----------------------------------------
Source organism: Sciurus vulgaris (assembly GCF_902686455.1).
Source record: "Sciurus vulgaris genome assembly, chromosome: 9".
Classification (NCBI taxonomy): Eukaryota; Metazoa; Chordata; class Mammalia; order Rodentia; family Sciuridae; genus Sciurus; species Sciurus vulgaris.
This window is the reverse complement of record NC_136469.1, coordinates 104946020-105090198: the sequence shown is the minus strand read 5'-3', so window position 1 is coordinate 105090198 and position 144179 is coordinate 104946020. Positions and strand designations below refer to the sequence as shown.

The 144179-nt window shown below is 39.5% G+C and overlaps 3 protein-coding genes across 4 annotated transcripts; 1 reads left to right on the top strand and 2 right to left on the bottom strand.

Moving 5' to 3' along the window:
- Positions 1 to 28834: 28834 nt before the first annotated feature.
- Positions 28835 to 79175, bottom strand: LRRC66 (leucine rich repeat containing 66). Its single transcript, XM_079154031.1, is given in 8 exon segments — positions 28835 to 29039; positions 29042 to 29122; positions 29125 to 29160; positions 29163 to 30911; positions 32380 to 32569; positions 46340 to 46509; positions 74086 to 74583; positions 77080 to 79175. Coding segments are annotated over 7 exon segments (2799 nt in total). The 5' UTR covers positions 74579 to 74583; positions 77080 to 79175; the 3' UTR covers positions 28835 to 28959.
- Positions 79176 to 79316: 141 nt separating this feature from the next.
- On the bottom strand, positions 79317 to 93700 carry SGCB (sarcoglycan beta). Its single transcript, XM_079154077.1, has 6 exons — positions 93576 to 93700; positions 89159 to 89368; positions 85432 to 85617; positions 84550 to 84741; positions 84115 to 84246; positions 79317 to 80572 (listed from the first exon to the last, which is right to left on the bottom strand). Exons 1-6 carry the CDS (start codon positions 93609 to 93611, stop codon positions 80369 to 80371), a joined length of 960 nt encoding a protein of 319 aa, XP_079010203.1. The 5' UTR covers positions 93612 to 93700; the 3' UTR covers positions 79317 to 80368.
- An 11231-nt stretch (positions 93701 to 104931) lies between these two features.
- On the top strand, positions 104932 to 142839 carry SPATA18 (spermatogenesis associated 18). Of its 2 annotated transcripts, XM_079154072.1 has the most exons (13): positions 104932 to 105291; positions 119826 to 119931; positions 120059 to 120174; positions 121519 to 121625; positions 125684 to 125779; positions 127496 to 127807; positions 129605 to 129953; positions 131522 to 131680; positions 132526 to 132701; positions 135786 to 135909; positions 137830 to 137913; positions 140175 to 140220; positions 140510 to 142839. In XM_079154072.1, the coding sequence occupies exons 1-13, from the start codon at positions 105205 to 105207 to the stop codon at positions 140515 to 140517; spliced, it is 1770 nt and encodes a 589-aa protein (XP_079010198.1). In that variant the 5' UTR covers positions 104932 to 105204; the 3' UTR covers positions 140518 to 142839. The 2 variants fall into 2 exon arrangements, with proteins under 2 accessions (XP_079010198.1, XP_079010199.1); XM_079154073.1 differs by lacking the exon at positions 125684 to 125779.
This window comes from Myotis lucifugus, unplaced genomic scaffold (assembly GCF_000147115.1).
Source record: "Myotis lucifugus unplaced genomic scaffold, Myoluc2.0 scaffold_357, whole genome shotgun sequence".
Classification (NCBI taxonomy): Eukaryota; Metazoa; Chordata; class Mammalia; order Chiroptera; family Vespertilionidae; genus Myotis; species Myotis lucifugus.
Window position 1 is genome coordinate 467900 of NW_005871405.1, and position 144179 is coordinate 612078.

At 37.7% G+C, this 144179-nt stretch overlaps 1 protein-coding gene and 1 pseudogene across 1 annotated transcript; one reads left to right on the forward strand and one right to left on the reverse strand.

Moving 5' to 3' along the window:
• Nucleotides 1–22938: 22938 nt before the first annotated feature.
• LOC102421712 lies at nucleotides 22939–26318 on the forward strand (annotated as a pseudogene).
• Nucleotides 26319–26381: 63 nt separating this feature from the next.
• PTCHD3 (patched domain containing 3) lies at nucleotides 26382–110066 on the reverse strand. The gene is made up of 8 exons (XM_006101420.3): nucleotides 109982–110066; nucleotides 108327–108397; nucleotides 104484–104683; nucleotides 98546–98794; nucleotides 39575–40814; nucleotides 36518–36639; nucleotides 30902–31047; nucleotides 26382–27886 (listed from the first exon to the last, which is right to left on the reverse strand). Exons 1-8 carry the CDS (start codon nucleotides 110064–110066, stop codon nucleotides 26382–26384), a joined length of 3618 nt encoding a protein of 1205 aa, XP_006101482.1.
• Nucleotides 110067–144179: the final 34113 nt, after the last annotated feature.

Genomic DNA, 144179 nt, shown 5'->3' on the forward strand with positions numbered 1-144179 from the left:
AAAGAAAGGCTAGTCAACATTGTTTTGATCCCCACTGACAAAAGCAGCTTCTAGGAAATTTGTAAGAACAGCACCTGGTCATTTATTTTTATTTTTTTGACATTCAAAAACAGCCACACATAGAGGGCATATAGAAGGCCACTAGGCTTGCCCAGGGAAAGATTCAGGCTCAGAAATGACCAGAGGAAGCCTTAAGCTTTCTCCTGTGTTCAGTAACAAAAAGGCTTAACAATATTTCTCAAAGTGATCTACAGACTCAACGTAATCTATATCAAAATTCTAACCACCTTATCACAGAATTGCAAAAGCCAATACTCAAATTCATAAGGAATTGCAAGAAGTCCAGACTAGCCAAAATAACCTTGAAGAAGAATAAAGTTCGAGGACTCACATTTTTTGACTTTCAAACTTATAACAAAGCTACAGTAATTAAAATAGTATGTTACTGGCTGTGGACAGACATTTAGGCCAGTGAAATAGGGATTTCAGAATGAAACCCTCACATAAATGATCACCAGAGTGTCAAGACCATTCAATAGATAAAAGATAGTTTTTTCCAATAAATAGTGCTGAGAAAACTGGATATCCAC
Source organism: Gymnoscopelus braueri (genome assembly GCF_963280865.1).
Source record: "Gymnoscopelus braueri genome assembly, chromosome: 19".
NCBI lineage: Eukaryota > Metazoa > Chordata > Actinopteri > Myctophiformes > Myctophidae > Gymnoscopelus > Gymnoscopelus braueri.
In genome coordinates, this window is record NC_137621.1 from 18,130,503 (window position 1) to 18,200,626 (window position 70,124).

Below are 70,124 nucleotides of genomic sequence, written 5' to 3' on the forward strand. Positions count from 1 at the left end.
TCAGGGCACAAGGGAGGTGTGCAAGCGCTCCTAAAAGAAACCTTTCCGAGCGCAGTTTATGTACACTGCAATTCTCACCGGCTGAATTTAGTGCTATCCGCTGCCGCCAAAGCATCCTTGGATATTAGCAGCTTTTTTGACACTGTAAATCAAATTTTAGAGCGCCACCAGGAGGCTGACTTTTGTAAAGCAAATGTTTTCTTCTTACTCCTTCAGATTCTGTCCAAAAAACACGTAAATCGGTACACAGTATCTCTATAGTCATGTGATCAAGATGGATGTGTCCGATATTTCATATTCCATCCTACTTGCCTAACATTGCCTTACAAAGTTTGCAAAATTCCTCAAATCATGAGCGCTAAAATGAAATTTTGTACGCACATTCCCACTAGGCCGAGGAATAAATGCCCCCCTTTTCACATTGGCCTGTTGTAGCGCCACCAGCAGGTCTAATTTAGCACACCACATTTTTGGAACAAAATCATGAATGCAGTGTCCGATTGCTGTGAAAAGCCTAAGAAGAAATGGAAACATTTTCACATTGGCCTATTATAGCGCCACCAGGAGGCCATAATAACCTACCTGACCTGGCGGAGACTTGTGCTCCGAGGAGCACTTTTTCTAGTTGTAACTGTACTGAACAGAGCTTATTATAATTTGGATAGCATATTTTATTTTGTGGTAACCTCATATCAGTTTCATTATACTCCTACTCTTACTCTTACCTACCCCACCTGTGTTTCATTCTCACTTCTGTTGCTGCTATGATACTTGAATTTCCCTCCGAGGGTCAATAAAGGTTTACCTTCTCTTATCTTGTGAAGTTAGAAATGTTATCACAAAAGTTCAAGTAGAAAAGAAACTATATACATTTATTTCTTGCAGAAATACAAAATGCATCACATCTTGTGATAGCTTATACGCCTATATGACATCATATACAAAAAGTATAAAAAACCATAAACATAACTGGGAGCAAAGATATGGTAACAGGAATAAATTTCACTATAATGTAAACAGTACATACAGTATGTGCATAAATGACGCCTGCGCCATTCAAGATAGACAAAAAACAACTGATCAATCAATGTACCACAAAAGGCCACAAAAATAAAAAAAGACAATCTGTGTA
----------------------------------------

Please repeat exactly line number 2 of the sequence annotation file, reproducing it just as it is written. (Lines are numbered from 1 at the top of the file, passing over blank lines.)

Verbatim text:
Source record: "Sciurus vulgaris genome assembly, chromosome: 9".